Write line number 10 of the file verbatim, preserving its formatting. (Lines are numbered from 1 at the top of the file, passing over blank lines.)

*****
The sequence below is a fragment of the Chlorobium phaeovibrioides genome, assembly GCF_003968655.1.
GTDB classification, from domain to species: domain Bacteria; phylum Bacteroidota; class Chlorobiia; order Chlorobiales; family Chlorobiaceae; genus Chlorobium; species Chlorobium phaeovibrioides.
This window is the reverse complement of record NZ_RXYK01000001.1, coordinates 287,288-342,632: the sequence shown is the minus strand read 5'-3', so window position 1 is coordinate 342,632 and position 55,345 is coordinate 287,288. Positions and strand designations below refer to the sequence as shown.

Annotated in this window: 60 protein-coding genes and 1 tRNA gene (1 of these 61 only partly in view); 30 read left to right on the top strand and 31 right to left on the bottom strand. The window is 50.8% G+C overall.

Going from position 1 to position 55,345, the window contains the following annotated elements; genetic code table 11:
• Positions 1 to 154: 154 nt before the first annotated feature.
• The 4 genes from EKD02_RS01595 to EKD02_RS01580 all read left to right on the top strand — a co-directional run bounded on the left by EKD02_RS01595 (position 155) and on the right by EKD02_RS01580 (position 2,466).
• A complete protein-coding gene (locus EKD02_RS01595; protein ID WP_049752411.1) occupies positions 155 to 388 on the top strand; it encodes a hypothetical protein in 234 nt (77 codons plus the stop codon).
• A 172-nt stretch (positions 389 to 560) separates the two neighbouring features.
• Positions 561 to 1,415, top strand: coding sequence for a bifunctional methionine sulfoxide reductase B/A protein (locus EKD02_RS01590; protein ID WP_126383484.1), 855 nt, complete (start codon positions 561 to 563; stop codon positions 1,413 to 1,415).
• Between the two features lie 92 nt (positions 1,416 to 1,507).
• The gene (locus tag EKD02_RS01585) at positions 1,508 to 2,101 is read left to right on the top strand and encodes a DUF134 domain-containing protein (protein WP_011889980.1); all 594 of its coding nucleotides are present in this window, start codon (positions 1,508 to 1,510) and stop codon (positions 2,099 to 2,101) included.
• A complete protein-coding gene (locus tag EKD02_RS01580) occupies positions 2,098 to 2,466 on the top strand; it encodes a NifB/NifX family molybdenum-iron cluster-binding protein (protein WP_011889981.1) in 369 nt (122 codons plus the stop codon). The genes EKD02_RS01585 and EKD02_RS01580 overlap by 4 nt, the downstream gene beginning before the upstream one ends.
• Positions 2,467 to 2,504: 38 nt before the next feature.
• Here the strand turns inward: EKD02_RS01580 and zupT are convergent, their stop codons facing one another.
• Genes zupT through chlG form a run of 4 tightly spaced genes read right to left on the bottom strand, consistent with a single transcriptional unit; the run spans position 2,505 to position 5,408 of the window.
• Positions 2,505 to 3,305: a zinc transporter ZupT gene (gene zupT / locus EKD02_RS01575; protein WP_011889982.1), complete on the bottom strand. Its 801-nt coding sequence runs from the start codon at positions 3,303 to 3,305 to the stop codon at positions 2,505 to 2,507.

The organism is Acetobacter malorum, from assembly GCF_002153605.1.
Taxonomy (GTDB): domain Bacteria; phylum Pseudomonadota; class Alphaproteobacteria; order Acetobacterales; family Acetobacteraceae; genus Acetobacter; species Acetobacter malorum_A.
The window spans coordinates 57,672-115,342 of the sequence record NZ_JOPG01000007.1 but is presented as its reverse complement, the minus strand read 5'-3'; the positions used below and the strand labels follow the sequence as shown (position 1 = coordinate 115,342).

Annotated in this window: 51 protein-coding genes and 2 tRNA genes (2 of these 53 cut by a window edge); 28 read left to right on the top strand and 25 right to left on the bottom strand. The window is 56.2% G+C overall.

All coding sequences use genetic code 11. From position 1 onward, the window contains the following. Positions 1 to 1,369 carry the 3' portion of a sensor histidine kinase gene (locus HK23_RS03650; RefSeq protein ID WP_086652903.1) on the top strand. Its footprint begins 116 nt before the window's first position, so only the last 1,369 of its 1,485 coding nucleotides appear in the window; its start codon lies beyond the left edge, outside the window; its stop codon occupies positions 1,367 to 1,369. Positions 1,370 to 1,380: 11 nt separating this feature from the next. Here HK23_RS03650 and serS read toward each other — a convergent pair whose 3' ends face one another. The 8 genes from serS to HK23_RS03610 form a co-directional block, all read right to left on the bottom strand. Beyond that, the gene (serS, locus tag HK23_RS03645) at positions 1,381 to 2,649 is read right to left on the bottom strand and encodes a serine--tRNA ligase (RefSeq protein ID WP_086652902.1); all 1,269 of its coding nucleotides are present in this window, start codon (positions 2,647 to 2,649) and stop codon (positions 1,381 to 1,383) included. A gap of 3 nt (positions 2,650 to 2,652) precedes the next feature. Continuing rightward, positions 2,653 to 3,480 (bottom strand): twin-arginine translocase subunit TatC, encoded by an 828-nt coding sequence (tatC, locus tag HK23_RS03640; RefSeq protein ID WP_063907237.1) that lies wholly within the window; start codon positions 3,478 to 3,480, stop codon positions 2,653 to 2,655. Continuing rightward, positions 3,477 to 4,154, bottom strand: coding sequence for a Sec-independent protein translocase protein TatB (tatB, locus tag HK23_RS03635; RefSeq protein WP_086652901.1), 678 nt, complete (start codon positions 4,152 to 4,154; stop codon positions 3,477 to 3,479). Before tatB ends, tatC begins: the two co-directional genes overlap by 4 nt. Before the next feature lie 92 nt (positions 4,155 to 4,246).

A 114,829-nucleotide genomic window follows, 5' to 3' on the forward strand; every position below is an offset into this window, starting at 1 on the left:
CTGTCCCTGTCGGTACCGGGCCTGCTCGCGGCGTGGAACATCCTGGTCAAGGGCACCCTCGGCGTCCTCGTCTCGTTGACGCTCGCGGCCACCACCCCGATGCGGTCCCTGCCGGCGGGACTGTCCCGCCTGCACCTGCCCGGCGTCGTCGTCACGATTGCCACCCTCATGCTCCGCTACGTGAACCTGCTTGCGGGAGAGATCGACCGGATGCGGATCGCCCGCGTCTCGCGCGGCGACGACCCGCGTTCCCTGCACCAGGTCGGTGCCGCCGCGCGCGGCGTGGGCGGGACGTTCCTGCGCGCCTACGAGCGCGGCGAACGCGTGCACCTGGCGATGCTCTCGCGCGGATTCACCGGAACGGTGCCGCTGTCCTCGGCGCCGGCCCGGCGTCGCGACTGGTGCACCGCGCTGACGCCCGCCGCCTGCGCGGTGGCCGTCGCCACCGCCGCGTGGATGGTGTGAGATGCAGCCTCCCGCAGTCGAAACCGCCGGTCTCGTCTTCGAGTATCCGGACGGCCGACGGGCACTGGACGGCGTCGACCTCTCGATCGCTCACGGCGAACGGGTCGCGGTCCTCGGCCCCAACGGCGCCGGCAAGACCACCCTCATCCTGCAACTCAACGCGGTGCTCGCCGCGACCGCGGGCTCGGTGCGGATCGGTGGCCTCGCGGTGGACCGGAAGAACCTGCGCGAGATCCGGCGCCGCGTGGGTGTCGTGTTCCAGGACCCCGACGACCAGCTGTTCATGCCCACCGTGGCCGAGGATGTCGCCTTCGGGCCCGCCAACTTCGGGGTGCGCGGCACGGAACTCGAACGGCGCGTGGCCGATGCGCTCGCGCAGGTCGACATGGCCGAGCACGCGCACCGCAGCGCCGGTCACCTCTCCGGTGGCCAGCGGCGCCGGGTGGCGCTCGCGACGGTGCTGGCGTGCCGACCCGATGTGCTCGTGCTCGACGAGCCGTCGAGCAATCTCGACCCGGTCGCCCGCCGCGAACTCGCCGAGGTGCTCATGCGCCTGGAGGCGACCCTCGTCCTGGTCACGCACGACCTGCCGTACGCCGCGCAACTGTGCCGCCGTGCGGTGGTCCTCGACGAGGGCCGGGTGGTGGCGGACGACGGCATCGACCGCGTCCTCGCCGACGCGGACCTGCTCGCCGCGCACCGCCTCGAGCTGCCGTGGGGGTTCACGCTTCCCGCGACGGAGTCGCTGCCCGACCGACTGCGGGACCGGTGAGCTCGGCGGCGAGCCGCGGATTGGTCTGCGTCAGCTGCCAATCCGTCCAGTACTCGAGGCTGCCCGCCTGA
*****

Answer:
• Positions 561 to 1,415, top strand: coding sequence for a bifunctional methionine sulfoxide reductase B/A protein (locus EKD02_RS01590; protein ID WP_126383484.1), 855 nt, complete (start codon positions 561 to 563; stop codon positions 1,413 to 1,415).